Christianization of Bulgaria

Baptism of Bulgaria
Baptism of the Preslav Court.jpg
Baptism of the Pliska court by Nikolai Pavlovich (1835-1894) - date of completion unknown
Date864 AD
LocationFirst Bulgarian Empire
OutcomeBulgaria converts to Christianity

The Christianization of Bulgaria was the process by which 9th-century medieval Bulgaria converted to Christianity. It reflected the need of unity within the religiously divided Bulgarian state as well as the need for equal acceptance on the international stage in Christian Europe. This process was characterized by the shifting political alliances of Boris I of Bulgaria (ruled 852-889) with the kingdom of the East Franks and with the Byzantine Empire, as well as his diplomatic correspondence with the Pope.

Because of Bulgaria's strategic position, the churches of both Rome and Constantinople each wanted Bulgaria in their sphere of influence. They regarded Christianization as a means of integrating Slavs into their region. After some overtures to each side, the Khan adopted Christianity from Constantinople in 870. As a result, he achieved his goal of gaining an independent Bulgarian national church and having an archbishop appointed to head it.


Bulgaria under rule of Boris I

When Khan Boris began his reign in 852, the international situation in Southeast Europe was characterized by a race for influence in the region, both cultural and political. The conflict with the Byzantine Empire for domination over the Slavic tribes in modern-day Macedonia and Thrace was still far from being resolved. In the middle Danube region, Bulgaria's interests crossed with those of the emerging kingdom of the East Franks and the principality of Great Moravia. It was about that period when Croatia emerged on the international scene, carrying its own ambitions and demands for territories in the region.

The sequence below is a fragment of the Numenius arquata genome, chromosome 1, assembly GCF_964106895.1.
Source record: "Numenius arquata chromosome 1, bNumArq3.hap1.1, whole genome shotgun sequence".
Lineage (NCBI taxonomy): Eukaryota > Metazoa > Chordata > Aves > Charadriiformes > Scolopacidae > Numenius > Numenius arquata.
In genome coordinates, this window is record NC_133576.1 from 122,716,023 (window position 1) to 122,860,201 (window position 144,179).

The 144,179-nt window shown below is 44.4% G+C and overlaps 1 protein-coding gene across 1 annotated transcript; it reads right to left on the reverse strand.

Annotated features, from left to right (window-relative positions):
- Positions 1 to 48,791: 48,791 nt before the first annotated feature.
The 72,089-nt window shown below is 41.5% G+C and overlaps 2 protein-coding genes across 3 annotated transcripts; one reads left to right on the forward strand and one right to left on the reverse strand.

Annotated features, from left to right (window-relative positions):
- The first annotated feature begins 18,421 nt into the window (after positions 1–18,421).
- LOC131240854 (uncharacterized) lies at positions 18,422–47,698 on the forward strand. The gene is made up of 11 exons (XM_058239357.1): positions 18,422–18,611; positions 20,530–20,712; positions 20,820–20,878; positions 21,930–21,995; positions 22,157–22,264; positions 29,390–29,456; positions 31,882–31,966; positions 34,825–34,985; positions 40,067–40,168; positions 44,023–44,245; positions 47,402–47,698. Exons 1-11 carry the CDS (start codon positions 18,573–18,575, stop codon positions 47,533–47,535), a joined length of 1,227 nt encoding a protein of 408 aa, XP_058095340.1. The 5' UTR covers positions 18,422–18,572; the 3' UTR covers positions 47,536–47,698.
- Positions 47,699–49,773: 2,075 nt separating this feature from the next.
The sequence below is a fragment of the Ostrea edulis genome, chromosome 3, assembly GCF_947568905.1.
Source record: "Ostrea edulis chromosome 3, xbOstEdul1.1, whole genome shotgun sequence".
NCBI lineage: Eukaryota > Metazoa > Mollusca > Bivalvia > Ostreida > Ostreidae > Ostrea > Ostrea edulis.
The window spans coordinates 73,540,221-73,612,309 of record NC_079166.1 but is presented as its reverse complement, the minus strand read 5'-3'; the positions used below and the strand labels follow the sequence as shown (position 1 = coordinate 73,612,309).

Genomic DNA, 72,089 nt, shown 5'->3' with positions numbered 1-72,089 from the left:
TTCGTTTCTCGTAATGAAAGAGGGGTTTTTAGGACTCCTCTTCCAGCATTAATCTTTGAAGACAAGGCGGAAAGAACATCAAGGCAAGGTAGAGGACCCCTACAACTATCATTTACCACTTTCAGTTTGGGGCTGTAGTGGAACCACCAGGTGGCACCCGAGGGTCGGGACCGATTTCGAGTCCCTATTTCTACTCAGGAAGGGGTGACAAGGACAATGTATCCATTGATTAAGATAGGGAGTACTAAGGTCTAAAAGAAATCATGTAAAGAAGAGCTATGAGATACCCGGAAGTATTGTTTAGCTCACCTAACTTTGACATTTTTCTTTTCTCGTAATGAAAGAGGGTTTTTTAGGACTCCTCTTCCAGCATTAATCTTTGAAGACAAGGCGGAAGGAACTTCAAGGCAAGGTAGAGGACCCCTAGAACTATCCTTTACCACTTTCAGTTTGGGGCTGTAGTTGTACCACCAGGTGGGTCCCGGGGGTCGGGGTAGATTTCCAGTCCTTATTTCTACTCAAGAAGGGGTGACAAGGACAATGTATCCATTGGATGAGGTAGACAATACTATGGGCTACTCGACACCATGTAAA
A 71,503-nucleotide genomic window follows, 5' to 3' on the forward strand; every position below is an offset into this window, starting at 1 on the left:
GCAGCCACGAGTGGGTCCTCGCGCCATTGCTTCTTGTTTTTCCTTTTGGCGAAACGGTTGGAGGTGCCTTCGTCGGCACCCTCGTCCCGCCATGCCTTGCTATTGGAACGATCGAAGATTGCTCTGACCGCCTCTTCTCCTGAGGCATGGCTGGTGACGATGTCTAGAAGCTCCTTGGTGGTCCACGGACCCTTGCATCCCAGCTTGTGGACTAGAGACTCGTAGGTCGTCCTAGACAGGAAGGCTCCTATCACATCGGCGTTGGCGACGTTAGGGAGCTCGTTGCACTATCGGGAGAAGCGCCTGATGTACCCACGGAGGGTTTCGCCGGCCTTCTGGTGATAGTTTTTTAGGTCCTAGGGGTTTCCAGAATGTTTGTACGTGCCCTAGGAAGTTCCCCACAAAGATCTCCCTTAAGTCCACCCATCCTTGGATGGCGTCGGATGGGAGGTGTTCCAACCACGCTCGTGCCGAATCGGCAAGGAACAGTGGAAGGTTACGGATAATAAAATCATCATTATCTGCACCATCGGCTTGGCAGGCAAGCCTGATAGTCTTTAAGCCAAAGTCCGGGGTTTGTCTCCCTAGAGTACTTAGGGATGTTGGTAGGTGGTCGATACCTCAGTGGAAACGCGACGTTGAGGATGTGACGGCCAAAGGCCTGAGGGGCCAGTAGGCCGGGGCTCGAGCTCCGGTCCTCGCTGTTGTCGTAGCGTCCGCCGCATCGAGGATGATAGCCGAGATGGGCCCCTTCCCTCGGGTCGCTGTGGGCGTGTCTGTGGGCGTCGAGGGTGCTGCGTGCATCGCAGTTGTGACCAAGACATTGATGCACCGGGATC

On a larger scale, the tensions between Constantinople and Rome were tightening. Both centres were competing to lead the Christianization that would integrate the Slavs in South and Central Europe. The Bulgarian Khanate and the Kingdom of the East Franks had established diplomatic relations as soon as the 20s and 30s of the 9th century. In 852, at the beginning of the reign of Khan Boris, a Bulgarian embassy was sent to Mainz to tell Louis II of the change of power in Pliska, the Bulgarian capital. Most probably the embassy also worked to renew the Bulgarian-German alliance.

Initial setbacks

Some time later, Khan Boris concluded an alliance with Rastislav of Moravia (846–870) instigated by the King of the West Franks, Charles the Bald (840–877). The German Kingdom responded by attacking and defeating Bulgaria, forcing Khan Boris to later re-establish an alliance with the German king directed against Great Moravia, a Byzantine ally. The situation held great risk for the weakened Bulgarian state. War broke out with the Byzantine Empire between 855 and 856. The Byzantines wanted to regain control over some fortresses on the Diagonal Road (Via Diagonalis or Via Militaris) that went from Constantinople, through Philippopolis (Plovdiv), to Naissus (Niš) and Singidunum (Belgrade). The Byzantine Empire was victorious and reconquered a number of cities, with Philippopolis being among them.[1]

In 861 Khan Boris concluded an alliance with East Frankish King Louis the German, all while informing him that he would like to accept Christianity according to western rite. This renewed alliance threatened Great Moravia, which sought help from Byzantium (862–863). This was at the same time when a Byzantine mission to Great Moravia was taking place. Cyril and his brother Methodius intended to draw Great Moravia closer to Constantinople and strengthen the Byzantine influence there.

Khan Boris was more interested in the first Slavonic alphabet Cyril and Methodius had created. Bulgaria wanted to implement the Slavonic alphabet as well as a means to stop the cultural influence of the Byzantine Empire.

In the last months of 863 the Byzantines attacked Bulgaria again, probably after having been informed by their Moravian allies that Boris told the German king he was willing to accept Christianity and Byzantium had to forestall him from taking up Christianity from Rome. A Rome-dependent Bulgaria in the hinterland of Constantinople was a threat to the Byzantine Empire's immediate interests.